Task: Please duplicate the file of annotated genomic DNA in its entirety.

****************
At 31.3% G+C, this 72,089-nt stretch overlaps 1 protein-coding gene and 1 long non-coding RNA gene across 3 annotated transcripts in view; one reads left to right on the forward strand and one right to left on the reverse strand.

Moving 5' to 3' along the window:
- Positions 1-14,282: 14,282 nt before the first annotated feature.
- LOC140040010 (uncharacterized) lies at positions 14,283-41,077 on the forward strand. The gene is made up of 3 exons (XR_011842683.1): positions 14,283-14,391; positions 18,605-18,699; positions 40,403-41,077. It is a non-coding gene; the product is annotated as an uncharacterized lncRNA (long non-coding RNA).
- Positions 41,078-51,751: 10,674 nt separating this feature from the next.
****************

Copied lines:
At 31.3% G+C, this 72,089-nt stretch overlaps 1 protein-coding gene and 1 long non-coding RNA gene across 3 annotated transcripts in view; one reads left to right on the forward strand and one right to left on the reverse strand.

Moving 5' to 3' along the window:
- Positions 1-14,282: 14,282 nt before the first annotated feature.
- LOC140040010 (uncharacterized) lies at positions 14,283-41,077 on the forward strand. The gene is made up of 3 exons (XR_011842683.1): positions 14,283-14,391; positions 18,605-18,699; positions 40,403-41,077. It is a non-coding gene; the product is annotated as an uncharacterized lncRNA (long non-coding RNA).
- Positions 41,078-51,751: 10,674 nt separating this feature from the next.